As I sat on a plane last year, covering my ears to block out the cacophony of a half-dozen deal jockeys barking into their cell phones and even more screaming children—as well as pounding my seat tray in rage as the captain informed us that our plane, parked on a LaGuardia runway, was 22nd for takeoff—a fellow passenger began singing the praises of a passengers' bill of rights. That sure sounded nice, I responded, but the only thing that will really improve the experience of flying in America is a recession.
Let me explain.
Despite all the obstacles—foolish security measures, rising delays, fuel surcharges, and airlines that made passengers pay for everything but oxygen—air travel grew steadily during the just-concluded economic expansion. As years of sustained prosperity caused the system to burst at its seams, policy wonks tried to craft incentives that would encourage airlines to stop cramming so many flights into the overtaxed aviation infrastructure. In recent months, the insanely high price of jet fuel ($3.22 per gallon last week), the credit crunch, and the slowing economy have done what regulators and politicians were unable to do: persuade airlines to give up valued landing slots.
When the economy goes south, as it is doing now, the green-eyeshade types reassert themselves. In corporate America, business trips are among the first budget items to get slashed. (I'm guessing the number of people flying to subprime-mortgage-broker conventions is waaay down this year.) Among consumers, travel (especially to visit in-laws) frequently leads the list of discretionary items sacrificed on the altar of frugality. Hundreds of Bear Stearns bankers surely downgraded spring break plans from a beach week at Paradise Island to a weekend at Grandma's.
In the fall of 2001, the last time the economy slumped—a state of affairs aggravated by the events of 9/11—the number of monthly aircraft departures plummeted about 15 percent from the prior year's totals. In January 2008, when the slowdown was just beginning, U.S. carriers operated 1.5 percent fewer flights than they had in January 2007, according to the Bureau of Transportation Statistics. January marked the third straight month of year-over-year declines in commercial flights. The trend has since accelerated as many airlines have involuntarily reduced capacity. In the past month, Aloha Airlines and ATA both filed for bankruptcy and ceased operations. When it went bust last week, discount airline Skybus knocked 74 more daily flights out of the system. (Frontier Airlines filed for Chapter 11 on Friday, though it plans to keep operating.)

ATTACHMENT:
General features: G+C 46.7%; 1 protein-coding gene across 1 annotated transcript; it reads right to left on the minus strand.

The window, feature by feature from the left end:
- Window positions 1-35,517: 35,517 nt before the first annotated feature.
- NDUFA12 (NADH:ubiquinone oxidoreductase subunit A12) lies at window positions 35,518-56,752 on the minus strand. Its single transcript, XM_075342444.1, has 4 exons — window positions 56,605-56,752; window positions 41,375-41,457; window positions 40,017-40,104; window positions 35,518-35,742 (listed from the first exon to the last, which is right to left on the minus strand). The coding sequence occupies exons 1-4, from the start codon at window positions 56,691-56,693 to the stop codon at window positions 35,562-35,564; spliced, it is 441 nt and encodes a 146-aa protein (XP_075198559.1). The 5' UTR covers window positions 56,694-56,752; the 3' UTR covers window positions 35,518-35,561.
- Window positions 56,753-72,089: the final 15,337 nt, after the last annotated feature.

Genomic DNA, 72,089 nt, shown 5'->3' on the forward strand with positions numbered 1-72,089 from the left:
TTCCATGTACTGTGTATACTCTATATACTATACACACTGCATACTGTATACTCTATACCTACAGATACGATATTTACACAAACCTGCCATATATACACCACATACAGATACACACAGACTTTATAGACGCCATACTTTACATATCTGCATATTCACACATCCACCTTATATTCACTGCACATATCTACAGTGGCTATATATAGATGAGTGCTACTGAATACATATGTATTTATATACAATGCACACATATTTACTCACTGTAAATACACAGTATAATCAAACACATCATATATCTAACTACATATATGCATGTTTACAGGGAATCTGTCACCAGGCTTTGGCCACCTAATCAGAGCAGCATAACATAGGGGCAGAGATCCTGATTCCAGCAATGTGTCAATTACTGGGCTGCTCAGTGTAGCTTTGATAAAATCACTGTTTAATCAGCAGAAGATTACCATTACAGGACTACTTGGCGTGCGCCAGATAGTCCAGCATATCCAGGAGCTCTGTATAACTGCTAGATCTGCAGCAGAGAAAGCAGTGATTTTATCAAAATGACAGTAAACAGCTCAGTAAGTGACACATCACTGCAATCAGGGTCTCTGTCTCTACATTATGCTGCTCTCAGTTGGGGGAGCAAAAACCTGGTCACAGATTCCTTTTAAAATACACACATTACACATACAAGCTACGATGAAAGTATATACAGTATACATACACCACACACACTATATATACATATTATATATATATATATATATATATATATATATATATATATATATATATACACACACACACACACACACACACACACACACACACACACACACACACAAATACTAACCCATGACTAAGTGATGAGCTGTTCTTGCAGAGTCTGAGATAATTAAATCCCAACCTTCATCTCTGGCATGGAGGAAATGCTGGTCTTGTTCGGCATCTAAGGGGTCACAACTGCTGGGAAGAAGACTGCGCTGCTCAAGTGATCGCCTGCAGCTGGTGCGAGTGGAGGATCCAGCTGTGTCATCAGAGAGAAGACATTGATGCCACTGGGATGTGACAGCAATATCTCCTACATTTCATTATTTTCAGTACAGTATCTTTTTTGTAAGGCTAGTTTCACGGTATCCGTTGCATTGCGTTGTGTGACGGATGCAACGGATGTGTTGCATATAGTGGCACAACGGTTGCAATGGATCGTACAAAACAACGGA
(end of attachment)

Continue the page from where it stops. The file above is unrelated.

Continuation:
The failure of these marginal airlines removed a few flights only. But larger, still-solvent airlines are following suit. US Airways has KO'd 30 percent of the overnight flights that had turned Las Vegas into a hot after-hours hub. Delta and Northwest have said they plan to cut capacity by 10 percent and 5 percent, respectively, later this year. And should the two airlines resume merger talks, the parking lots for mothballed jets in the Arizona desert could be expanding.
Since a Gulfstream V carrying a half-dozen fat cats essentially takes up the same amount of runway and airspace as a jet carrying 160 middle managers, the rapid growth in the private-jet market has also helped contribute to the misery of the middle-class flier. While data on the use of corporate jets are hard to come by, the FAA reports that "general aviation" flights (the category into which corporate jets fall) at airports with control towers fell 1.8 percent from January 2007 to January 2008.
That trend is likely intensifying as well. After all, many such planes are booked by deal-making executives visiting clients and kicking the tires on companies they want to buy. But mergers-and-acquisitions activity is way off, with the value of deals in the first quarter of 2008 down 50 percent from the first quarter of 2007, according to Thomson Financial. Far fewer hedge-fund managers are booking charters from New Jersey's Teterboro Airport to Cabo San Lucas, Mexico, to celebrate the conclusion of a deal.
With fewer planes in the air and fewer passengers pushing their shoes through security machines, the flying experience should theoretically be improving. And in my half-dozen trips this year, I've noticed some improvement: smaller lines, four planes on the runway at LaGuardia instead of the customary two dozen. Two flights actually arrived early, sending several fellow passengers into a mild state of shock. In February, the on-time arrival rate of U.S. carriers rose modestly, to 68.6 percent from 67.3 percent in February 2007.
Of course, every trend can be taken to extremes. And it's possible that some companies may have become overzealous in their drive to free up gate slots. Last week, American Airlines canceled 3,000 flights, including nearly half of those scheduled for Wednesday, so it could inspect wiring on MD-80 planes. This voluntary effort surely did wonders for reducing aerial logjams and made it possible for thousands of fliers to reach their destinations on time. Alas, it did little for the hundreds of thousands of American Airlines passengers inconvenienced. The airlines may succeed in reducing capacity, but they're going to have a more difficult time reducing air rage.